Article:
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Communion Meditations (2015)


Originally scheduled for July 5

If we had only the Old Testament, it would be a reasonable conclusion if we determined that the salvation of God was a very exclusive thing.

·         For example, Noah took 100 years to build an ark in which to save his family — and nobody else. A great deal of expense, a great deal of effort for a very small result.

·         Of the more symbolic nature is the Ark of the Covenant. You will recall that Moses got the pattern for the Ark from God himself, directly. Its major ingredient was gold. It was therefore a beautiful thing, and extremely expensive thing — and seen once a year in the Tabernacle. Precious and rare was the Ark of the Covenant.

·         Solomon’s Temple was quite a bit larger, but note that there was only one of them and it had to be built on the exact spot where God specified. It was large but it was incredibly expensive; even today the amount of gold specified for the Temple runs into several billion dollars. It was the place where God had placed his name, and the only place where you could truly worship God.

In the New Testament the matter changes quite a bit.

·         First, there are no geographic limits. You don’t have to make a pilgrimage to Mecca nor bring your sacrifices to Jerusalem. Rather, God told his church to go into all the world with his salvation.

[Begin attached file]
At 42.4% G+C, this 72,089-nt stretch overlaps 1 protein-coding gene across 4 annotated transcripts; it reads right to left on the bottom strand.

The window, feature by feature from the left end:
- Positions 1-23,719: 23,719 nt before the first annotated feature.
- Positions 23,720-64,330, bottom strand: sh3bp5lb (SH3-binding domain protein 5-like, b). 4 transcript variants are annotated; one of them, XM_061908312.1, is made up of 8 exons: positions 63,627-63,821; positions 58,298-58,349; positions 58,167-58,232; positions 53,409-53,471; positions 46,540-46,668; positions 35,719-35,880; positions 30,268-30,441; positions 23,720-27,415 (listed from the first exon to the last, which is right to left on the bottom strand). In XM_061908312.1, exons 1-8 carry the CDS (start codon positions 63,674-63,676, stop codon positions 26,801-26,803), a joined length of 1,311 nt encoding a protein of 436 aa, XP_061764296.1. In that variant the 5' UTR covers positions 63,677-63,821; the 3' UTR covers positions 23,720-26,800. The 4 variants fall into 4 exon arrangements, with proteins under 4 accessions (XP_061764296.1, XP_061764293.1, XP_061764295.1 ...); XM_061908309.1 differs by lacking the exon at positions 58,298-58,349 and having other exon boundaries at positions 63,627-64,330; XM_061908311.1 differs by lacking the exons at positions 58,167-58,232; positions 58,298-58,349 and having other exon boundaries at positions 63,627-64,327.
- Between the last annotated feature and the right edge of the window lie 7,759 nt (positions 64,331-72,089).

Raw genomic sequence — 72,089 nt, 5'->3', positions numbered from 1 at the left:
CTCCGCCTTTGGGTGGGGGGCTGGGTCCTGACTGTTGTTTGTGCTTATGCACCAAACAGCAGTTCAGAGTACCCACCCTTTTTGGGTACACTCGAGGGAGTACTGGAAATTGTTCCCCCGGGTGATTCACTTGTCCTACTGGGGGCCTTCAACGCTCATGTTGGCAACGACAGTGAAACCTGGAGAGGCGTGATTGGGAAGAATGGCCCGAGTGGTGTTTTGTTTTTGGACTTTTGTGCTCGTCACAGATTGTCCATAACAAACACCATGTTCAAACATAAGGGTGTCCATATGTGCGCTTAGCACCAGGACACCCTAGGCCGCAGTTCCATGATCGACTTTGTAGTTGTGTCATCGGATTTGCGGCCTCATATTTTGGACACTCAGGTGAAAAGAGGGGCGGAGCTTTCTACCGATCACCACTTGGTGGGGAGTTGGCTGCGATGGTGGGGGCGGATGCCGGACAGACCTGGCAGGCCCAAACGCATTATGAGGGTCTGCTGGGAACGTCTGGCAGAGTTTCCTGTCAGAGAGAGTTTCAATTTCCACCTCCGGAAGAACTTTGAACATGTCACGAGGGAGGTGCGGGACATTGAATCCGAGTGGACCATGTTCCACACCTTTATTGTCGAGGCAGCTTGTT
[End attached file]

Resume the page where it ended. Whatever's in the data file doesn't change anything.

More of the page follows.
·         If the materials symbolizing salvation in the Old Testament were precious and rare, such as gold, the materials in the New Testament are common and plentiful — bread and wine.

·         Indeed, there seems to be only one qualification you have to meet before you can have the grace of God. You must be a sinner first. As a practical matter, this does not seem to be much of a difficulty.

In the Old Testament God’s grace is distinguished by the fact that it is exclusive, rare and precious. In the New Testament, the first thing you see about God’s grace is its abundance. This does not mean that God’s grace is cheap; anything but. The price of God’s grace was Christ upon the cross, a price beyond our measure. So it is that when we approach communion we must do so with a calm reverence of someone who was approaching the Temple, or the Ark of the Covenant. It is a great and solemn thing, and our hearts should reflect this. At the same time we should remember that the greatness of God is shown in the fact that this high and holy offering of grace is poured out abundantly, even to the least of sinners.

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